In Tahitian, the word heiva (hei meaning to assemble, and va meaning community places) refers to activities, pastimes, physical exercise and festivals.
In ancient times, music, dancing, singing and sports were essential components of religious and political ceremonies. Dance was one of the most sophisticated and ritualized art forms.
In the 19th Century, Christian missionaries condemned these demonstrations, described as erotic forms of debauchery. In 1819, King Pomare II forbade them. Banished from public areas, dancing became a clandestine practice.
In 1881, after a long struggle with England and Protestant missionaries, France annexed a large part of what is today French Polynesia. On Bastille Day, France’s national holiday celebrated July 14, the French allowed sports and dancing in an effort to overcome the Anglo-Saxon influence and to satisfy Polynesians’ taste for festivities.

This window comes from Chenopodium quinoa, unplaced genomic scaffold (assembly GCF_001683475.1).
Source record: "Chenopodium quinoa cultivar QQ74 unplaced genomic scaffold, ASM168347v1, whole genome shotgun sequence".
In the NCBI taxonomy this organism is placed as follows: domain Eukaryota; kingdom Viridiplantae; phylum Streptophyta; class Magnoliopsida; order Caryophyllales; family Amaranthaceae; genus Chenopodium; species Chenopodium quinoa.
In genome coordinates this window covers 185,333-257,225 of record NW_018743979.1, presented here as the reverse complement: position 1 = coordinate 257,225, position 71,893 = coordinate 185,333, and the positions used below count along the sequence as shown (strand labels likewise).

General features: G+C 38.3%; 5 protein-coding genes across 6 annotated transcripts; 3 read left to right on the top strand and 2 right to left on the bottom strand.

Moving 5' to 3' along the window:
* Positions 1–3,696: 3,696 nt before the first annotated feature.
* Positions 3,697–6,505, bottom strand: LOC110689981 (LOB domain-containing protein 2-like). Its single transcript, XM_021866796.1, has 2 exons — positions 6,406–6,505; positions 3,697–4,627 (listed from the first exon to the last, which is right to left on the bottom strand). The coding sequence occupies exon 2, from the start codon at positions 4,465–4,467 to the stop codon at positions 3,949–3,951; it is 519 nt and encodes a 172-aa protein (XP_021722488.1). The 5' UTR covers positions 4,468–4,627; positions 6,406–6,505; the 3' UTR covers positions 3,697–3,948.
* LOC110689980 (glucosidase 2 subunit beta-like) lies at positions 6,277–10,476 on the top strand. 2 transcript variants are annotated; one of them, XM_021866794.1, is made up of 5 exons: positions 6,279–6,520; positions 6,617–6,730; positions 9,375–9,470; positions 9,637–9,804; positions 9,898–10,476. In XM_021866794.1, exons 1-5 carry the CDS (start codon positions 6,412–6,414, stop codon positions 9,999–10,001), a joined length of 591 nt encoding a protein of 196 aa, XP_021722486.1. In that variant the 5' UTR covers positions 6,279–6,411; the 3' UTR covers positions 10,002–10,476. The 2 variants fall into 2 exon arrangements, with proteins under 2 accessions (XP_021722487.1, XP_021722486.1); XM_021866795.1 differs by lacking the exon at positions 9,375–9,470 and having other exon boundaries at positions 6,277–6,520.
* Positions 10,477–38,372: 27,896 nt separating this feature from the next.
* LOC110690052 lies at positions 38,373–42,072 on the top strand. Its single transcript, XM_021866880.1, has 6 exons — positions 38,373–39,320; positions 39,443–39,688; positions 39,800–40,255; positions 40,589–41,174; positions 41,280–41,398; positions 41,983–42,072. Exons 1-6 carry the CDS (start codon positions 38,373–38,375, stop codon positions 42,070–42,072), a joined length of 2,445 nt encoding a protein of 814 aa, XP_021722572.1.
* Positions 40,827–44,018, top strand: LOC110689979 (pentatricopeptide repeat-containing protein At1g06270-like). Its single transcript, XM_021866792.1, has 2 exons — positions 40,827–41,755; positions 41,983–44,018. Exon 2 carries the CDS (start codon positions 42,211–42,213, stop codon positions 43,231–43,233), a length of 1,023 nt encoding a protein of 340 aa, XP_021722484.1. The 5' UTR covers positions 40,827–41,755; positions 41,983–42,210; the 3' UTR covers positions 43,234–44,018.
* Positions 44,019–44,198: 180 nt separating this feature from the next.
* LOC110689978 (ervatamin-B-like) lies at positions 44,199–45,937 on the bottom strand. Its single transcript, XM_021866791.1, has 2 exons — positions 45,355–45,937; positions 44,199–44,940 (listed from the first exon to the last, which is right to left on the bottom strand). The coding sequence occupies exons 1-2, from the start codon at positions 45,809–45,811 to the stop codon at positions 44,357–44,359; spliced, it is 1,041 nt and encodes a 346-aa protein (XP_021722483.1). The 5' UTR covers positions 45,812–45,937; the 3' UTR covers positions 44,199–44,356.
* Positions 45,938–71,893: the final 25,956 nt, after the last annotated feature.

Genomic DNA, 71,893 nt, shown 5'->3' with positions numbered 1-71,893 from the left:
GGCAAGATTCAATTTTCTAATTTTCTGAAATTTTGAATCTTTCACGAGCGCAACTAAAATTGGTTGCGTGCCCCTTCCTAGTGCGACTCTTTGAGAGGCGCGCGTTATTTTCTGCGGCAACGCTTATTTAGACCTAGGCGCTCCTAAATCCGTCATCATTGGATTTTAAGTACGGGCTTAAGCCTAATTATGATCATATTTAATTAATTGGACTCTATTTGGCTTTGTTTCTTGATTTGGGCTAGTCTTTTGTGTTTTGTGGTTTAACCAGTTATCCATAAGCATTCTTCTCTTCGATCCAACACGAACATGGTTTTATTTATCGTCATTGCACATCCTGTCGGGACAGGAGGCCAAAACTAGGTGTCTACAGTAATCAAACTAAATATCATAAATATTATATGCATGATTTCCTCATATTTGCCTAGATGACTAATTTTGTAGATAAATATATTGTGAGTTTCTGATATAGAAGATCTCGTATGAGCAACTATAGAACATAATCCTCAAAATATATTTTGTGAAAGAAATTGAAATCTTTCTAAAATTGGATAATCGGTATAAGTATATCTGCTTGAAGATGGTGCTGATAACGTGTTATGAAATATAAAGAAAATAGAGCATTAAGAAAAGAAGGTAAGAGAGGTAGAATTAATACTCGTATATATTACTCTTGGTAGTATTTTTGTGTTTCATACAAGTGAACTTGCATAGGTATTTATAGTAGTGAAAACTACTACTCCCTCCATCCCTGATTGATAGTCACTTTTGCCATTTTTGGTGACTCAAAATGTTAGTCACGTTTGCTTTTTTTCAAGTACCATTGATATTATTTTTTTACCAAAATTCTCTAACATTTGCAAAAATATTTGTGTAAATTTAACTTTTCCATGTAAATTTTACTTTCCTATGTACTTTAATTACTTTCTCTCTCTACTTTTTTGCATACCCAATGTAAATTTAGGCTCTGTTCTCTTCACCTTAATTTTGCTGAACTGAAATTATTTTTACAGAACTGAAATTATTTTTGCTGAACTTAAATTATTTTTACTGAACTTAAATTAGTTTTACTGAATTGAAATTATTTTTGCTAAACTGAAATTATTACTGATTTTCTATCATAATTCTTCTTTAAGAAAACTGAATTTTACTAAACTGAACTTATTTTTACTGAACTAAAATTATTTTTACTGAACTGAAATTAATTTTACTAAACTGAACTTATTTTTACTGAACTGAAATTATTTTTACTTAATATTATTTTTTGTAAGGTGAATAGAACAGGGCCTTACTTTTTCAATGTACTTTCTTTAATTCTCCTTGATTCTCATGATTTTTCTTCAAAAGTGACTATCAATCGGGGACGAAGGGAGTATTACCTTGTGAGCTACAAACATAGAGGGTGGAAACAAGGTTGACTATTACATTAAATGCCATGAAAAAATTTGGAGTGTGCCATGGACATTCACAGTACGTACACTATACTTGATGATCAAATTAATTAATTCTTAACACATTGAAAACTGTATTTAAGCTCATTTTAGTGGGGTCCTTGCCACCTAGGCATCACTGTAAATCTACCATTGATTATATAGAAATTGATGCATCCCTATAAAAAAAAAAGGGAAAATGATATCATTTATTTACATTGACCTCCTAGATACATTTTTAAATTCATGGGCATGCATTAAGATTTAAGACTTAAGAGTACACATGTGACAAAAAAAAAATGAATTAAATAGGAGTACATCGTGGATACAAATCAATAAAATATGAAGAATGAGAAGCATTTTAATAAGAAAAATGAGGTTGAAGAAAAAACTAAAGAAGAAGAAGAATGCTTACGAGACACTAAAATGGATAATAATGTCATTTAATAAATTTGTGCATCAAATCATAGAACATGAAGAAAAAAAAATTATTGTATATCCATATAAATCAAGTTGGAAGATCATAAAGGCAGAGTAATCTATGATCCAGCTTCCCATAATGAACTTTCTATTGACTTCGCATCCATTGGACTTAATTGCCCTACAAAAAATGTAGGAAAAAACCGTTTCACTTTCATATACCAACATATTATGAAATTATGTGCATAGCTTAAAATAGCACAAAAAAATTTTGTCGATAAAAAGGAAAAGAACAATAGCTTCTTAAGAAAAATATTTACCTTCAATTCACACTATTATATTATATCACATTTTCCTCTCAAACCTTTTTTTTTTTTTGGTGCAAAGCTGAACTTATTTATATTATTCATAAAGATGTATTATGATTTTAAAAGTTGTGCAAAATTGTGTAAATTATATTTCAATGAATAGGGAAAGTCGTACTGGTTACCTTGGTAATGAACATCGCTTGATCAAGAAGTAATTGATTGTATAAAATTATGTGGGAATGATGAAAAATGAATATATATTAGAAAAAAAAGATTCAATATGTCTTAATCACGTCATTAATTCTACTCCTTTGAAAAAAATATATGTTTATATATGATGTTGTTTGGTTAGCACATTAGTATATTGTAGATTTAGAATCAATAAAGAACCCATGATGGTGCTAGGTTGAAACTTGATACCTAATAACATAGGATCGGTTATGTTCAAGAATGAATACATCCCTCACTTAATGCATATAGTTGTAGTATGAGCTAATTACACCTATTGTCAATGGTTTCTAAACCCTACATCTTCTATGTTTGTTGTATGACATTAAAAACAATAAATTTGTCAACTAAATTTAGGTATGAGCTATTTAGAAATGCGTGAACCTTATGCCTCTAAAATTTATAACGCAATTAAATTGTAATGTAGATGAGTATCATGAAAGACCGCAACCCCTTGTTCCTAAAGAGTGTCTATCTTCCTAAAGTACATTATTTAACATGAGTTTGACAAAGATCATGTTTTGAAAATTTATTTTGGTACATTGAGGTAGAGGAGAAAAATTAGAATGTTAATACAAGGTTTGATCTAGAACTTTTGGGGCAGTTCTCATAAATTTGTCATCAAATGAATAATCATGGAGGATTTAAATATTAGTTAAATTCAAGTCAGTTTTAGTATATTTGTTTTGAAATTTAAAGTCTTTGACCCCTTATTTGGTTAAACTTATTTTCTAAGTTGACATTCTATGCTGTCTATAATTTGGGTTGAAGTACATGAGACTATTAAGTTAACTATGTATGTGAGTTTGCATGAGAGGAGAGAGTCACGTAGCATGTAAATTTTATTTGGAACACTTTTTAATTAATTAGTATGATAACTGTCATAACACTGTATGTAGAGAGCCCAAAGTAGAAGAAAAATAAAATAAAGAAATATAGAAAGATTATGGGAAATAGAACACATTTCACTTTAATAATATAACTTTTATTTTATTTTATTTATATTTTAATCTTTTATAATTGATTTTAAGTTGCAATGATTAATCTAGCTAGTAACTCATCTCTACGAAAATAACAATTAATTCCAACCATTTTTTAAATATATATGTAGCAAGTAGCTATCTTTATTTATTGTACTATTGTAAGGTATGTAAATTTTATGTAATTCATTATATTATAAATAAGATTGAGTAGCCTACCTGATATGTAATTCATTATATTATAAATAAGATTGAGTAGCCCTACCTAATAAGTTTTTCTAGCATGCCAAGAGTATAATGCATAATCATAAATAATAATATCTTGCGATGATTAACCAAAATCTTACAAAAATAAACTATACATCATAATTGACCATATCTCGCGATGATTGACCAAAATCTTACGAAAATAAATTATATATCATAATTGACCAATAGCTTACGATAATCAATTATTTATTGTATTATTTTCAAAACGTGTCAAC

After decades of restriction, traditional dance would resurge. So in 1881, the first Heiva i Tahiti was organized and named Tiurai, meaning “July the month of festivities.”
In 1977, French Polynesia gained greater political autonomy from France. This political and cultural emancipation led authorities to organize the Heiva I Tahiti in June 1985, which replaced the Tiurai.
Heiva i Tahiti has also been a showcase for traditional sports and games, and has become the symbol of the Polynesian culture and an iconic event for a people proud of their heritage. Dancers prepare months in advance for the competitions. Music, choreography and costumes based on historical or legendary themes are uniquely created for each Heiva.
This year, it will be the 135th edition of Heiva i Tahiti, to be celebrated at Place Toata, Papeete, Tahiti from July 7 to 23.
Source: Tahiti Tourisme North America